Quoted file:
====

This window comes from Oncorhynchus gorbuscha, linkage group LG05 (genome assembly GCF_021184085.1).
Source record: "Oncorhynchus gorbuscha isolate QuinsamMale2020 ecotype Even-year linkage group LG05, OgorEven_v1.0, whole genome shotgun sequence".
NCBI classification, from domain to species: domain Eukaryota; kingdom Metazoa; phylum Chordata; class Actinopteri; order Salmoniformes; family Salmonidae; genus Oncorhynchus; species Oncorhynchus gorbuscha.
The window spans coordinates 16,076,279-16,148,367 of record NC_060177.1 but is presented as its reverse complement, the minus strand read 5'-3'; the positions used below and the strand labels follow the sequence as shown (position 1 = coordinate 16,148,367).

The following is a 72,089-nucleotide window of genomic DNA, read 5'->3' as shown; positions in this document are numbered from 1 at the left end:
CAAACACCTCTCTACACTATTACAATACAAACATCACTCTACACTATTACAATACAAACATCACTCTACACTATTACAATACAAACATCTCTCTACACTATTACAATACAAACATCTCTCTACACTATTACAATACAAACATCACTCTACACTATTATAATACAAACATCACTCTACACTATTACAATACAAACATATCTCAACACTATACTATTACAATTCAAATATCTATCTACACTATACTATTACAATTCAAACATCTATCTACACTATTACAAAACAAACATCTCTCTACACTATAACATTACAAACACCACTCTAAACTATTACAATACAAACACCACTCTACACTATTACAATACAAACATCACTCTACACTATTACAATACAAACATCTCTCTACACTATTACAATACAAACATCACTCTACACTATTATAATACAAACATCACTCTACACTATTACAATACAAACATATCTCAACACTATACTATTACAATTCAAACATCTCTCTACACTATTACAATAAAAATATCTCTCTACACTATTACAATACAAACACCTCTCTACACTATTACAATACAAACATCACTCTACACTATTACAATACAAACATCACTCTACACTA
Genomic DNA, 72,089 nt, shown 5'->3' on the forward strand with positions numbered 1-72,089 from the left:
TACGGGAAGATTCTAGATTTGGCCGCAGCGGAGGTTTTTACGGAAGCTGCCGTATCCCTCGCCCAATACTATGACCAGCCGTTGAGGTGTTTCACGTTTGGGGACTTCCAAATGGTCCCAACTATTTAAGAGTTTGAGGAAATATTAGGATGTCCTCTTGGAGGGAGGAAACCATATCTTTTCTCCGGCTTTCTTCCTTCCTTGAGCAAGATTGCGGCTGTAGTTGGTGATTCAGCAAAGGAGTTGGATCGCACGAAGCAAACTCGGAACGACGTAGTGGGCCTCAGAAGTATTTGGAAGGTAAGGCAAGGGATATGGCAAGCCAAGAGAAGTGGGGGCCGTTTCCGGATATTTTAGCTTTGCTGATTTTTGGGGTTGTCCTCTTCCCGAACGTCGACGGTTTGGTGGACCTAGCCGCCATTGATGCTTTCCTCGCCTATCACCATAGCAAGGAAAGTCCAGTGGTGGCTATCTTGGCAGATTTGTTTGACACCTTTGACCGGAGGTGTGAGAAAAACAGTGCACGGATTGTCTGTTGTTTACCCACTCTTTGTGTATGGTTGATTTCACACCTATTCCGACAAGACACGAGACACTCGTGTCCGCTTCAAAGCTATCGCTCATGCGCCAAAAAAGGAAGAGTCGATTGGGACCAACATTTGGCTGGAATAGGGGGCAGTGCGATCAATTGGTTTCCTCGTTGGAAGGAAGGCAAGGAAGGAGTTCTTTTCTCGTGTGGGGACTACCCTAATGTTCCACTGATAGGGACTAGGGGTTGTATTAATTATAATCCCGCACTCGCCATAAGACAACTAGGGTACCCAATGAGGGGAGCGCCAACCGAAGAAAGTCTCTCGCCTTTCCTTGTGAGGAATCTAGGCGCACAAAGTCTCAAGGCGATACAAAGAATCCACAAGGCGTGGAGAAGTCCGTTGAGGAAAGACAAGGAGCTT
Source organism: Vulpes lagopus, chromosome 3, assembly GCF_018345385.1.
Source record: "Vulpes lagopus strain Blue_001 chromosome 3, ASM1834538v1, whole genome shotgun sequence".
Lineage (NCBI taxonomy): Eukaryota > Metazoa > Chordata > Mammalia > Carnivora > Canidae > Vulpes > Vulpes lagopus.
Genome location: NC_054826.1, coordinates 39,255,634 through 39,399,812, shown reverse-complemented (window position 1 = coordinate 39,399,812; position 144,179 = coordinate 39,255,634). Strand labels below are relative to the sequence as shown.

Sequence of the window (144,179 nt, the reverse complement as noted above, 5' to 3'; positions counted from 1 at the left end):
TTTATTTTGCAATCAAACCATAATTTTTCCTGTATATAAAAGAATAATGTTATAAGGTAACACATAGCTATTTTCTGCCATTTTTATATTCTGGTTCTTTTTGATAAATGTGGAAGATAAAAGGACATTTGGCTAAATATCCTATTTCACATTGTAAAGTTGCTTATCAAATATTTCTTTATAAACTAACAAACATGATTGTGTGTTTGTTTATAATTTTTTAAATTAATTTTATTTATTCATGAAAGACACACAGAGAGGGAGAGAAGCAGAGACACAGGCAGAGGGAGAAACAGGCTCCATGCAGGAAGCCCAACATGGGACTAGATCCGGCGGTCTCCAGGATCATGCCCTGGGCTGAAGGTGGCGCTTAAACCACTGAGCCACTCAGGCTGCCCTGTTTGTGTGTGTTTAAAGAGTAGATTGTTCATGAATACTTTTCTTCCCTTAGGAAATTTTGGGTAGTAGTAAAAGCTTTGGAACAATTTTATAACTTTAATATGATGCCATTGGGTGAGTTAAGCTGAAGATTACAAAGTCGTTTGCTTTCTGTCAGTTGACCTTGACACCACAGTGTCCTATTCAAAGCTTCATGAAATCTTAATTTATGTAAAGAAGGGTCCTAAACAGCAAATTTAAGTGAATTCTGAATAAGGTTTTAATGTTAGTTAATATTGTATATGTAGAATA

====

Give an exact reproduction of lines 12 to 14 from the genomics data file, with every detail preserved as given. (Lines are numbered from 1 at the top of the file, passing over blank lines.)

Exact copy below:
Genome location: NC_054826.1, coordinates 39,255,634 through 39,399,812, shown reverse-complemented (window position 1 = coordinate 39,399,812; position 144,179 = coordinate 39,255,634). Strand labels below are relative to the sequence as shown.

Sequence of the window (144,179 nt, the reverse complement as noted above, 5' to 3'; positions counted from 1 at the left end):
TTTATTTTGCAATCAAACCATAATTTTTCCTGTATATAAAAGAATAATGTTATAAGGTAACACATAGCTATTTTCTGCCATTTTTATATTCTGGTTCTTTTTGATAAATGTGGAAGATAAAAGGACATTTGGCTAAATATCCTATTTCACATTGTAAAGTTGCTTATCAAATATTTCTTTATAAACTAACAAACATGATTGTGTGTTTGTTTATAATTTTTTAAATTAATTTTATTTATTCATGAAAGACACACAGAGAGGGAGAGAAGCAGAGACACAGGCAGAGGGAGAAACAGGCTCCATGCAGGAAGCCCAACATGGGACTAGATCCGGCGGTCTCCAGGATCATGCCCTGGGCTGAAGGTGGCGCTTAAACCACTGAGCCACTCAGGCTGCCCTGTTTGTGTGTGTTTAAAGAGTAGATTGTTCATGAATACTTTTCTTCCCTTAGGAAATTTTGGGTAGTAGTAAAAGCTTTGGAACAATTTTATAACTTTAATATGATGCCATTGGGTGAGTTAAGCTGAAGATTACAAAGTCGTTTGCTTTCTGTCAGTTGACCTTGACACCACAGTGTCCTATTCAAAGCTTCATGAAATCTTAATTTATGTAAAGAAGGGTCCTAAACAGCAAATTTAAGTGAATTCTGAATAAGGTTTTAATGTTAGTTAATATTGTATATGTAGAATA